It’s 2011 and racism is live and kicking. When The #mytramexperience youtube video went viral at the start of this week, several other videos (‘Welcome to London’ and ‘My Train Expereince’) have come to light highlighting just how racist bile is being transported around the heart of our multicultural capital. The fact that this youtube video does not represent a standalone incident means we live in worrying times.
For those of us drawn to London Universities with the lure of diversity, watching home feed after home feed showcasing this video was a disheartening experience especially as a London student. For me, my education thrives through the plurality of voices and backgrounds of my peers. Imagine the threatening spiel “go back home where you came from” or the “speak some f***ing English” every time you step into the network system that connects you from your home to your university becoming the norm and you the target of hatred.
When news broke that the offending foul mouthed mother on the tram was arrested, I was thrilled that the power of new media through the uproar on Twitter and Facebook mobilized the justice system into action. But there has been the emergence of voices condemning the arrest as the wrong way to deal with such an incident.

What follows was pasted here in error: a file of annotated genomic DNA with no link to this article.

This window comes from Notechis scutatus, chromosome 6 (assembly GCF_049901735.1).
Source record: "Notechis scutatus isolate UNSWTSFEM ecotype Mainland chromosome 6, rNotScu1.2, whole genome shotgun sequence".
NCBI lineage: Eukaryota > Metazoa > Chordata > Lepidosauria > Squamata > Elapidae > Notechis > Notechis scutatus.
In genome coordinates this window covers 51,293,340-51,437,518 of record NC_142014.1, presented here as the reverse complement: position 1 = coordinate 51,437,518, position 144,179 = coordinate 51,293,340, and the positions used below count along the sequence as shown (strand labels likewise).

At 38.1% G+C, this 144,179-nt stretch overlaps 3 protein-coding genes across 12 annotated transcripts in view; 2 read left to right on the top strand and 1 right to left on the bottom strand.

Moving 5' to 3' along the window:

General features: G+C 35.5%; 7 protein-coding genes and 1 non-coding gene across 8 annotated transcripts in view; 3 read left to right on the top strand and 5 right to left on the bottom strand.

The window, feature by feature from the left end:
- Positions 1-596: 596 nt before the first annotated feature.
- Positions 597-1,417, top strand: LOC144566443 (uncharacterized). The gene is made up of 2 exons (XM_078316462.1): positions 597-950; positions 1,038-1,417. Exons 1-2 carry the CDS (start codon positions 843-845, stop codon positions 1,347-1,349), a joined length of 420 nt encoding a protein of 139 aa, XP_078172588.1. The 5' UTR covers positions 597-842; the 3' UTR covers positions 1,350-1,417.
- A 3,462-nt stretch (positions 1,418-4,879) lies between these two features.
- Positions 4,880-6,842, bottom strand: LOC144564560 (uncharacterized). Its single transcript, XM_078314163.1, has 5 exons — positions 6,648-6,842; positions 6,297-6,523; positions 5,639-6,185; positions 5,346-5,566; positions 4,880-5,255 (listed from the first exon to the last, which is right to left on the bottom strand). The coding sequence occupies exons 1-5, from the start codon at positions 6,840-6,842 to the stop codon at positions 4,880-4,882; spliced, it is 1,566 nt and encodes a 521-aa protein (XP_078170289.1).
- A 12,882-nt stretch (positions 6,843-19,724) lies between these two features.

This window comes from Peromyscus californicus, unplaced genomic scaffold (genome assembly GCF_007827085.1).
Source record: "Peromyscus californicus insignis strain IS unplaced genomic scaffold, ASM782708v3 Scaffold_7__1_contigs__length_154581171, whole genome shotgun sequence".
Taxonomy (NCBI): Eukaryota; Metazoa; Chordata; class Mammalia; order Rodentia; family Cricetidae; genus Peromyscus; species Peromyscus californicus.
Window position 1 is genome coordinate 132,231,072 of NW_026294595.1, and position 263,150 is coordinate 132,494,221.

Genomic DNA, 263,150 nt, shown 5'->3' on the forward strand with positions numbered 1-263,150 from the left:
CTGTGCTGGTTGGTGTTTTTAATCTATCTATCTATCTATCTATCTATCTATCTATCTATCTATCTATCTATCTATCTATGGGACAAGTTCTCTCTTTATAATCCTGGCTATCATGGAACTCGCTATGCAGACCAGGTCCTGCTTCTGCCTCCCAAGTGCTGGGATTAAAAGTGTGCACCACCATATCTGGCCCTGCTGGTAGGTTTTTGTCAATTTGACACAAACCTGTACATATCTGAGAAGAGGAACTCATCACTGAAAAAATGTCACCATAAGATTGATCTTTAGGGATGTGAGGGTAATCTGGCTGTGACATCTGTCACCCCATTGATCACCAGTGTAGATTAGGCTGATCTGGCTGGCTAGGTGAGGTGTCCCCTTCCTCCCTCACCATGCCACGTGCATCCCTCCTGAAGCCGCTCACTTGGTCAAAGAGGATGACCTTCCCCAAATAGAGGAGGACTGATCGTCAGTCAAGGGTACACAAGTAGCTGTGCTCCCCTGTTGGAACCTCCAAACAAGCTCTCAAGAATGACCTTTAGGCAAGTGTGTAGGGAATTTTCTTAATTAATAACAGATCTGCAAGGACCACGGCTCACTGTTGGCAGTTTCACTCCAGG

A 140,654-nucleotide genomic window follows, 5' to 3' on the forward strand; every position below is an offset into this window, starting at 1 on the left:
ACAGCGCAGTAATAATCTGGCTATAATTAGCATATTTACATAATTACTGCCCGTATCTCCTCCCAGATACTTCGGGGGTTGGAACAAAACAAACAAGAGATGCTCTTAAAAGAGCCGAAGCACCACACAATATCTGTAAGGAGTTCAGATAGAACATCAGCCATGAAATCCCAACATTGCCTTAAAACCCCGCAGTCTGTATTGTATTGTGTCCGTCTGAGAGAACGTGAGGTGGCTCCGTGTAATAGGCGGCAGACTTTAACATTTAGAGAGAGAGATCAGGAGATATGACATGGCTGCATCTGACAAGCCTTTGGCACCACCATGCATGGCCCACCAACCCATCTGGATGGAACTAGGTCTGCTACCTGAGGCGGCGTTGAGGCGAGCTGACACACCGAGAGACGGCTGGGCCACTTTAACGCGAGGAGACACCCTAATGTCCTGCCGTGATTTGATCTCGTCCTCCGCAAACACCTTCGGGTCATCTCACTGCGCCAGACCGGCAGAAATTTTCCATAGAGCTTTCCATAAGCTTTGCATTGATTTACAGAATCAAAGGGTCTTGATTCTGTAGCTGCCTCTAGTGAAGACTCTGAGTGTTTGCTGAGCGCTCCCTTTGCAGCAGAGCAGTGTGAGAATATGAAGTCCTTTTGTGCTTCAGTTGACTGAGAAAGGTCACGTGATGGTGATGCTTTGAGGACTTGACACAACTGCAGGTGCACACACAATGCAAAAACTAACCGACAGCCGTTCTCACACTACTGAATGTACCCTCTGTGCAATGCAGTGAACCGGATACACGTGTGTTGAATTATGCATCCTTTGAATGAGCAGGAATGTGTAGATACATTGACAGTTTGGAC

One such voice comes from the Guardian’s Comment is Free contributor Sunny Hundal. One of his views is that she did not pose any physical harm because she was a woman and was carrying a child on her lap. How about the psychological impact Sunny? Just because she did not inflict any visible scars does not mean we should overlook the invisible.
Whilst many of us understand the severity of how racism of any form can offend, we neglect how a tirade of swearing added to the mix can actually humiliate and degrade those at the receiving end. The power of language should never be underestimated. When workplace and education institutions enforce policies against the use of such offensive language, why should the London transport system, a service we pay to take us safely from one location to another be any different?
I’m an advocate of the public space for debates and conversation including uncomfortable topics because that’s the core of a democracy. But the tram incident cannot be equated to a public space. Her so-called ‘freedom of speech’ was a verbal violent assault on innocent bystanders.
And those that fear the use of the Public Order Act for her prosecution because they disagree with it’s use in the past or for future instances and thus it’s overall threat to freedom of speech, let’s not divert from the particulars of this context. Even freedom of speech has it’s limitations when it turns abusive and threatening. And quite frankly that’s a separate debate so let’s not get side-tracked from the path of justice because of our wider political agendas.
As a Postgraduate student of the social sciences, I am aware how my political views and thoughts can often move to the realms of abstractness and often criticize the things that are black and white. But it takes incidencts like this, where I like to keep things real. She was a repugnant woman who would have offended and degraded me if I was present in that carriage. I hope she will be prosecuted for her visicious attack against plurality.
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